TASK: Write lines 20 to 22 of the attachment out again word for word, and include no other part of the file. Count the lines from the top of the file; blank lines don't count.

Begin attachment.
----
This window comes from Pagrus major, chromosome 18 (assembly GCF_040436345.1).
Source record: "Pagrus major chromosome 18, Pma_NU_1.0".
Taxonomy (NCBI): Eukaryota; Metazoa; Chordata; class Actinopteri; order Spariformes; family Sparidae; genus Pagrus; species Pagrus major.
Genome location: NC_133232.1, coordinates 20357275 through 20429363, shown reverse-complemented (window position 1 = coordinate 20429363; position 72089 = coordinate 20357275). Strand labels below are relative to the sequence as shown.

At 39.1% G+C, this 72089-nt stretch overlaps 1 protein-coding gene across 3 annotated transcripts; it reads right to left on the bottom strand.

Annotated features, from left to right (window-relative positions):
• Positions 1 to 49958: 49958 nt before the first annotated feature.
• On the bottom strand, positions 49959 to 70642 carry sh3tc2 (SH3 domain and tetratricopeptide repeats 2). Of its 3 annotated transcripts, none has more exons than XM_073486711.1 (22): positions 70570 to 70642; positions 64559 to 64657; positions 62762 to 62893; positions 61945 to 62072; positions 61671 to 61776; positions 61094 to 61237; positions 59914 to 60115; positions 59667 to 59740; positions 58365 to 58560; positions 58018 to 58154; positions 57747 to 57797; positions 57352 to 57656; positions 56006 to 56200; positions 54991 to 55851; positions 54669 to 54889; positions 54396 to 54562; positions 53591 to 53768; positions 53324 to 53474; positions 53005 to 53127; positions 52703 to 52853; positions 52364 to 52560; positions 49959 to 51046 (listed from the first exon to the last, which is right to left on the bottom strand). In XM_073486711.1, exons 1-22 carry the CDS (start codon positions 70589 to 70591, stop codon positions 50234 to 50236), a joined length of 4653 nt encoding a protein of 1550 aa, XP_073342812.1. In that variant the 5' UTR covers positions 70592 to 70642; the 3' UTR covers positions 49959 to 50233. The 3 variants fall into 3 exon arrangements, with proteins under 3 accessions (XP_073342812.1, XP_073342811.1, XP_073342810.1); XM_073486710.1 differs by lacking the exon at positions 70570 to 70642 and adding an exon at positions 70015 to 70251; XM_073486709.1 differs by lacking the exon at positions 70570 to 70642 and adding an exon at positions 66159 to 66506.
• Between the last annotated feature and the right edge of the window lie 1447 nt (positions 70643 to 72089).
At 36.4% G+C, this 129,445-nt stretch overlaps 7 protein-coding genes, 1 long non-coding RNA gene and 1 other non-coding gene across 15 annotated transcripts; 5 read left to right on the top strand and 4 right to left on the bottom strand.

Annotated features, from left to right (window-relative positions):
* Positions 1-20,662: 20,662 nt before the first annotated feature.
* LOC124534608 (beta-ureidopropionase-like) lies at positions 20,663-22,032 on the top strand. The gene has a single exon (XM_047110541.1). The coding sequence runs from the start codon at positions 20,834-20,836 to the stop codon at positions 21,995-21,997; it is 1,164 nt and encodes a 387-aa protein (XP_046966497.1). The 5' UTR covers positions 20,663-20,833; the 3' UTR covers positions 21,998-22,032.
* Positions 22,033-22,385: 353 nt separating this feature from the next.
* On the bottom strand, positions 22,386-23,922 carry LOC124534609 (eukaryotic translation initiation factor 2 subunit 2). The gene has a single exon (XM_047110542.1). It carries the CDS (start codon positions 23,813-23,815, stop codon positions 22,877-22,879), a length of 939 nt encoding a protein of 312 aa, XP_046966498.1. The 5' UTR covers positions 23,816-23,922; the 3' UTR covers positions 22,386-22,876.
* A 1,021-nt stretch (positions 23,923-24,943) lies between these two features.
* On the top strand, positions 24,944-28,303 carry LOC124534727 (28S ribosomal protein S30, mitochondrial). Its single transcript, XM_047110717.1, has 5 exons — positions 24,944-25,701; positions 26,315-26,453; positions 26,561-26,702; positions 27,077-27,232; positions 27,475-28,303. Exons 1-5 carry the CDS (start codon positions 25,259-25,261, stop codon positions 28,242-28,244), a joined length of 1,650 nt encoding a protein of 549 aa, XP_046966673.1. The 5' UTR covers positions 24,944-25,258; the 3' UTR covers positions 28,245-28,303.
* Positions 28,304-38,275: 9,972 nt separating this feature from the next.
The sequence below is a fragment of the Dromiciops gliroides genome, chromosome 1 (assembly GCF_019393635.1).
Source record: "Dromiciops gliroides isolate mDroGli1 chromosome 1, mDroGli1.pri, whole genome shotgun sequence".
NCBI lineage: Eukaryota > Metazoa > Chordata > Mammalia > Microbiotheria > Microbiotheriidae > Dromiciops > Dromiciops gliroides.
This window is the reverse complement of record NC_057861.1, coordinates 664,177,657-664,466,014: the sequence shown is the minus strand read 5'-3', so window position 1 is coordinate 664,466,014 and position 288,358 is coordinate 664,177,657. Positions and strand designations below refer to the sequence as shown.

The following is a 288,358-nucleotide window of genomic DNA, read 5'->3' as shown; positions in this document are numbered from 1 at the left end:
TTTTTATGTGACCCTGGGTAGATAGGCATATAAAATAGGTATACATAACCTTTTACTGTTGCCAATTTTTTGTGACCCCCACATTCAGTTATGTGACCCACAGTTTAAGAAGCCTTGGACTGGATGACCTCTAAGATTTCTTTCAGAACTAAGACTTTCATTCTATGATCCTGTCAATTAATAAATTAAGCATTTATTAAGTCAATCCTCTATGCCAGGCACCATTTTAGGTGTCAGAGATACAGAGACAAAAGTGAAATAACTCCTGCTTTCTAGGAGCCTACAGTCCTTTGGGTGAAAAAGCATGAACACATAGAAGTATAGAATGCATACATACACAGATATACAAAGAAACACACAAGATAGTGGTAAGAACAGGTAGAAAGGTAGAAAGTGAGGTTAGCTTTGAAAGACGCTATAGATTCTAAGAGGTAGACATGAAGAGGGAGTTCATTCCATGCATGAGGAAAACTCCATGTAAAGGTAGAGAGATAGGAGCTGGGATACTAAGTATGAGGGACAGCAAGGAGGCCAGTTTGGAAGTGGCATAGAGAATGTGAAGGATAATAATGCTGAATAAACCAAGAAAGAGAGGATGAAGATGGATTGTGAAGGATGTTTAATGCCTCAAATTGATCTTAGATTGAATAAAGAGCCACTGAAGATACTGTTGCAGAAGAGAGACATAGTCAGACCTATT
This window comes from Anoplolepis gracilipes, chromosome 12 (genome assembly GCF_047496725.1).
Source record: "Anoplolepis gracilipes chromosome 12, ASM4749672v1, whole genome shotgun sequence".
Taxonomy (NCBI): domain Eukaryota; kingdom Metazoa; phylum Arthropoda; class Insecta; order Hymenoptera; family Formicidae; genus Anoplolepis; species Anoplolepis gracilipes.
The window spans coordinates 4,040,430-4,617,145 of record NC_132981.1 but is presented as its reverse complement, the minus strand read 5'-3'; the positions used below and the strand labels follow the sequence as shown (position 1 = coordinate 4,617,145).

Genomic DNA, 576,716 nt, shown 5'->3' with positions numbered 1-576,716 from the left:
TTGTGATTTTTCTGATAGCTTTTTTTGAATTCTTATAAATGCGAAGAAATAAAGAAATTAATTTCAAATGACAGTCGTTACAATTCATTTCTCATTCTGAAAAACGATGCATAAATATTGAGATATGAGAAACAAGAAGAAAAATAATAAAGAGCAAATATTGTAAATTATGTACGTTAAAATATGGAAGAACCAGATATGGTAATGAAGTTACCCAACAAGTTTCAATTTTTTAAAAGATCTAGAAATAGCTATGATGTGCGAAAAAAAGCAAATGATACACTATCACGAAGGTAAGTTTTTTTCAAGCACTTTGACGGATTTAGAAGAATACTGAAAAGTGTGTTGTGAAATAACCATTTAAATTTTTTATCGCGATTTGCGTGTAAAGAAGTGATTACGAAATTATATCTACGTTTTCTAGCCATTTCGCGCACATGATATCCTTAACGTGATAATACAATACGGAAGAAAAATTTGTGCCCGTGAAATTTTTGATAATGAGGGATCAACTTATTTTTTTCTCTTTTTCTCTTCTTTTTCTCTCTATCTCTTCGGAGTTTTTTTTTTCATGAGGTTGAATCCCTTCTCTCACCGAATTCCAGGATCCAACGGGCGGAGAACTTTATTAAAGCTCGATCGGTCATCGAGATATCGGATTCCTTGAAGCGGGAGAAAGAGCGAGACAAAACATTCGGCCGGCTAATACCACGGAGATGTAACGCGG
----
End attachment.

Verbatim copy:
Source record: "Dromiciops gliroides isolate mDroGli1 chromosome 1, mDroGli1.pri, whole genome shotgun sequence".
NCBI lineage: Eukaryota > Metazoa > Chordata > Mammalia > Microbiotheria > Microbiotheriidae > Dromiciops > Dromiciops gliroides.
This window is the reverse complement of record NC_057861.1, coordinates 664,177,657-664,466,014: the sequence shown is the minus strand read 5'-3', so window position 1 is coordinate 664,466,014 and position 288,358 is coordinate 664,177,657. Positions and strand designations below refer to the sequence as shown.